Austin-Travis County announces new COVID-19 orders for businesses

Coronavirus

AUSTIN (KXAN) — Austin-Travis County leaders announced new orders aimed at businesses as case numbers and hospitalizations from COVID-19 continue to rise in Central Texas. The orders could draw legal action from the state.

The only enforceable requirement set forward by the orders, which are called the “protecting customers and employees and preserving adequate workforce capacity orders,” is businesses will have to post COVID-19 signage.

Generic mask and vaccine signage required for all businesses when Austin-Travis County is in Stage 3, 4 and 5 can be found here. This additional signage is also required.

Businesses that do not comply with the orders could face a $1,000 fine every day the order is not followed. The order said police officers, the Austin Code Department and the Austin Fire Marshal have the authority to enforce the new rules.

The orders, signed by Austin Mayor Steve Adler, will also give businesses more authority to require people to follow COVID-19 precautions set by the business, which could include requiring employees to be vaccinated and boosted.

“We appreciate every business that does their part to keep our community and their customers healthy and safe,” Travis County Judge Andy Brown said. “Today’s orders support local businesses by providing them tools and options to keep their doors open, customers safe and our local economy growing.” 

Meanwhile, Nan Tolson, a spokesperson for Gov. Greg Abbott said, “This municipal order is preempted by Executive Orders GA-38, GA-39 and GA-40 — all of which remain in full effect. Any business would be within its legal rights to ignore this municipal order.”

Abbott signed into law an executive order that does not allow local government-issued mask mandates or business restrictions. That executive order has been in place since July of last year.

“The Governor’s executive orders, again having the full force and effect of law, are enforceable by state and local law enforcement, and our office continues working with the Office of the Attorney General to protect the rights and freedoms of all Texans,” Tolson said. “The best defense against this virus is the COVID vaccines, and we continue to strongly encourage all eligible Texans to get vaccinated.”

KXAN contacted an outside legal expert to weigh in on the battle between this city ordinance and the state law.

“It’s designed to use social pressure, not legal pressure to do this,” said Josh Blackman with South Texas School of Law Houston.

He said there are also risks to both posting and not posting this signage.

“If a business refuses to, and the city fines them, the business can challenge the fine, because they can say the city order is illegal,” Blackman said. He also said, on the other hand, if businesses do post the sign with the box checked that they require their employees to get vaccinated, it flags the state about businesses violating the governor’s order.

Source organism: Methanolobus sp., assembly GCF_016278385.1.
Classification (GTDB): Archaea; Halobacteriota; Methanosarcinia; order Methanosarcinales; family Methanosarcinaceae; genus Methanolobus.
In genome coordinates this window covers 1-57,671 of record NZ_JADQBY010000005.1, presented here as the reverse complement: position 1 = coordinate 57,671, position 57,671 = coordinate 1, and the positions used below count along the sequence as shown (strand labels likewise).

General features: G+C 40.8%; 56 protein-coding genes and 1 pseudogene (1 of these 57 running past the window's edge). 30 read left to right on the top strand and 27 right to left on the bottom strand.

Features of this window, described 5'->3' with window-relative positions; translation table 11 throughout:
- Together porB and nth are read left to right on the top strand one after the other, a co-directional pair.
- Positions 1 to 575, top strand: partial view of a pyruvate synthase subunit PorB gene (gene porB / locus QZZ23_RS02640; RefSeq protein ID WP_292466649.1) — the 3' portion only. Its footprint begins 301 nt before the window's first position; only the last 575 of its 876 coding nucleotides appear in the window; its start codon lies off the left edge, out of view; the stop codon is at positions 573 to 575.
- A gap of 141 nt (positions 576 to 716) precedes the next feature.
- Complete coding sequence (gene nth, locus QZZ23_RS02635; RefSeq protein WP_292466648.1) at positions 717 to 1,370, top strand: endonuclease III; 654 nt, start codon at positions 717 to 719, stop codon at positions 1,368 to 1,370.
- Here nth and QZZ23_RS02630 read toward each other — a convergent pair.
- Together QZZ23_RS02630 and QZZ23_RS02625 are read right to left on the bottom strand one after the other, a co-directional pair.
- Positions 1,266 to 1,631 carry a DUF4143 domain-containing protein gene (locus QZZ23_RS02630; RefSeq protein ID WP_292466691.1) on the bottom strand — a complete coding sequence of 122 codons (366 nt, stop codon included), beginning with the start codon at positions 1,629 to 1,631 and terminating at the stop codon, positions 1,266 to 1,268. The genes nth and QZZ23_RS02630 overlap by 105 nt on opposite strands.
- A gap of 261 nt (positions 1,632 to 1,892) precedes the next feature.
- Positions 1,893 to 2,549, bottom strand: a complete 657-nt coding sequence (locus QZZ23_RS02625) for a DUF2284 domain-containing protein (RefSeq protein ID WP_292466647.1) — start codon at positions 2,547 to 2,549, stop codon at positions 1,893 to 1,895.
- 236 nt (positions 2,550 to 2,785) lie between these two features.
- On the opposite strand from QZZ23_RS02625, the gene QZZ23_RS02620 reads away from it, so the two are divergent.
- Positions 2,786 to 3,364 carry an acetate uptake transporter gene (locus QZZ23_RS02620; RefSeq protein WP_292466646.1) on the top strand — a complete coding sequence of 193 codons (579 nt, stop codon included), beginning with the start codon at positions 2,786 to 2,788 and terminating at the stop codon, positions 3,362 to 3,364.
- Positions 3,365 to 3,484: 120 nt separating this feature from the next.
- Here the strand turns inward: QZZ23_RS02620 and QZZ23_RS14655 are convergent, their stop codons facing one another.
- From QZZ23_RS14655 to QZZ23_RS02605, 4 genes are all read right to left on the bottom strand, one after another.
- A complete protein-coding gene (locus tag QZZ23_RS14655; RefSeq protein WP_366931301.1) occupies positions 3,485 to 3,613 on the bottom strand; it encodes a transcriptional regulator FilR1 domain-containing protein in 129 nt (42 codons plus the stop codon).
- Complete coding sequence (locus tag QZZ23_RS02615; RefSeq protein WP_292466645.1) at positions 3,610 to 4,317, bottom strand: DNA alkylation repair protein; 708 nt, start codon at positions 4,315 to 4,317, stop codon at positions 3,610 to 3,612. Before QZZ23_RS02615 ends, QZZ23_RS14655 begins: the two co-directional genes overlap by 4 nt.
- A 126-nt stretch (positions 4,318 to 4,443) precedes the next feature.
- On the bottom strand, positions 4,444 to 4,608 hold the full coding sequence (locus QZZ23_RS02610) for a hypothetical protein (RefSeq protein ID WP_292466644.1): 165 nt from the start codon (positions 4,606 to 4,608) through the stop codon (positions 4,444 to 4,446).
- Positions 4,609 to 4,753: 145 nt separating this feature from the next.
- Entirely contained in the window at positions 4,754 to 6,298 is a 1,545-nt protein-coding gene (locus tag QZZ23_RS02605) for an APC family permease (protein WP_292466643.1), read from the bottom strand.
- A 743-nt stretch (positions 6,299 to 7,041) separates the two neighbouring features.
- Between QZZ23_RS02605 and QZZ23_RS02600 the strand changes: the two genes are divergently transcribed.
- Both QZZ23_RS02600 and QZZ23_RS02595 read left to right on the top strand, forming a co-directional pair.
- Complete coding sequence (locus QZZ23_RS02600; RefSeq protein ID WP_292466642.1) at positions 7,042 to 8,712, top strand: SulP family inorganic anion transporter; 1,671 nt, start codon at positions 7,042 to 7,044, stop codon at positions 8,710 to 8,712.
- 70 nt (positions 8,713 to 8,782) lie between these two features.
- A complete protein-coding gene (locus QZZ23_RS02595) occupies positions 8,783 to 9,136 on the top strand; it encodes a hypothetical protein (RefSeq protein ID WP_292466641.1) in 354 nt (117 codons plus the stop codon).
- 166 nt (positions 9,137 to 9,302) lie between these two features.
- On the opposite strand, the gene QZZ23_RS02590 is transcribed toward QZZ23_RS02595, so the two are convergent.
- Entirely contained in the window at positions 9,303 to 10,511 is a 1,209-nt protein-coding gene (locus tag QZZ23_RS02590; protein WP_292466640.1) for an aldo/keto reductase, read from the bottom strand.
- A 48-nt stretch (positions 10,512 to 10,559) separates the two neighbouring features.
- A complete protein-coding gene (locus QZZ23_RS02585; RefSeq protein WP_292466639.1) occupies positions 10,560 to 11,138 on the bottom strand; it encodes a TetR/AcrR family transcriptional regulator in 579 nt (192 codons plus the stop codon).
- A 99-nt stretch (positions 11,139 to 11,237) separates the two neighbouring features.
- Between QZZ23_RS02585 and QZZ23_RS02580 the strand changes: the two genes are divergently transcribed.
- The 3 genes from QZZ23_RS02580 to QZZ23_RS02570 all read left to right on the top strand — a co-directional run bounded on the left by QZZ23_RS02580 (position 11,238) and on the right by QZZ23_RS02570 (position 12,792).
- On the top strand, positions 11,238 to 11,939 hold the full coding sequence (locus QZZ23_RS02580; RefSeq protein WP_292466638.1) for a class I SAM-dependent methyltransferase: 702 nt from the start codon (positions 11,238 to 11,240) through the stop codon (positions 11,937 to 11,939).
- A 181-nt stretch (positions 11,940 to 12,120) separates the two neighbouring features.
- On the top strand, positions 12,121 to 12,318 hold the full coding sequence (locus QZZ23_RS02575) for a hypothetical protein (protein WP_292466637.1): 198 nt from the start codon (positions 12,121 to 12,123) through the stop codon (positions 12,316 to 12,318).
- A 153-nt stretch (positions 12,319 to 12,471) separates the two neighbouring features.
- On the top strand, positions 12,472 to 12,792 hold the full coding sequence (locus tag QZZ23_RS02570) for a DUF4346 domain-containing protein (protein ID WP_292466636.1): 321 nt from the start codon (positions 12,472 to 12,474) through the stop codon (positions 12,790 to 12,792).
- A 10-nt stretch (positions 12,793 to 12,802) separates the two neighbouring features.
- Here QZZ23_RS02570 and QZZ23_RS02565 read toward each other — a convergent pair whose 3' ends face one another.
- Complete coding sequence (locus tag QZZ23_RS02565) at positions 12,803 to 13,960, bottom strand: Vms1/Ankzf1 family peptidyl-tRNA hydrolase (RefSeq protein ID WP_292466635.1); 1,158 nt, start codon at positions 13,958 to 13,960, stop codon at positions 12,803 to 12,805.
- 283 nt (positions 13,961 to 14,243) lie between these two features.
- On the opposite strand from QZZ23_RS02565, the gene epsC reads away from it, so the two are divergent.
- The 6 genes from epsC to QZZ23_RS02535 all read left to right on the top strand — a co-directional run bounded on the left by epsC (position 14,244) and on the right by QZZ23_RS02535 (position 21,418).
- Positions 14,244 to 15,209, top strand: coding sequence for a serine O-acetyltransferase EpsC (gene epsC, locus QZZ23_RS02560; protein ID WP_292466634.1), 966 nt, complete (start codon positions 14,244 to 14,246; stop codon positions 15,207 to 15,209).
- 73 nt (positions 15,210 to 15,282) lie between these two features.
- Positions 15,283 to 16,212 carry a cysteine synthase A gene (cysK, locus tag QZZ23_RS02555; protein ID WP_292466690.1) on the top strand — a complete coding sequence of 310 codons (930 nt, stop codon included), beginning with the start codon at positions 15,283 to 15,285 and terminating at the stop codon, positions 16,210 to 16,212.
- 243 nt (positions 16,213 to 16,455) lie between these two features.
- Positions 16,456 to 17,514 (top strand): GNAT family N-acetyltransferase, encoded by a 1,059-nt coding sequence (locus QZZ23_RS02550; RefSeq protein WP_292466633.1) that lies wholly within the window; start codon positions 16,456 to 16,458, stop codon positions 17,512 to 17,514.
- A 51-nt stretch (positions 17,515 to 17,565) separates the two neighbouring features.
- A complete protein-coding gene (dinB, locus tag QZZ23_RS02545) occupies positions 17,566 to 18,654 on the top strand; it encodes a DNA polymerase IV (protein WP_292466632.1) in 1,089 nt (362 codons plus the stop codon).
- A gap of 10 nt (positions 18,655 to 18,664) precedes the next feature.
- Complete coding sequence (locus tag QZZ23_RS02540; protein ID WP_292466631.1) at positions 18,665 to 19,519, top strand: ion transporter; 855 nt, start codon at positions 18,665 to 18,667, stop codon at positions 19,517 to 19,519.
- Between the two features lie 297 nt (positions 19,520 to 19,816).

Austin-Travis County is in Stage 5 risk-based guidelines right now, the most restrictive tier. Those guidelines recommend everyone who is out in public wear a mask regardless of vaccination status.

Several businesses have already changed their store rules because of the move to Stage 5, and some have even had to close because of staff shortages.

At places like Waterloo Records and The Herb Bar, where masking has been required for months now, not much will change. The Herb Bar has had ‘mask up, y’all’ signs on its front door since June 2020.

“Our owner and all of our employees really felt more comfortable for themselves, their health and the health of their families to require everyone to wear a mask,” owner Jenny Oak Walker said. The staff at The Herb Bar have all gotten their booster shots and have so far avoided getting COVID-19, something Oak Walker hopes will stay that way.

“It would be really difficult for one of us to get sick with COVID and have to close the business down for, is it two weeks?” she said.

Meanwhile, a woman shopping nearby, Kendall Becker, said she’s neutral about whether vaccines and masks are required in businesses, but she feels it’s her responsibility to follow the rules posted by a business.

“If you’re coming to this establishment, you should be following the protocols of the business. You’re being a patron, and it’s their rules, and if I go anywhere that is requiring masks or six feet distance it is my job to be respectful and follow that,” she said.

As of Wednesday, 128 people are in Austin-area ICUs. There were 106 new hospital admissions over the last day, though health leaders have said some of those people are showing up to the hospital for non-COVID-related treatment and testing positive.

You can read the full orders here.

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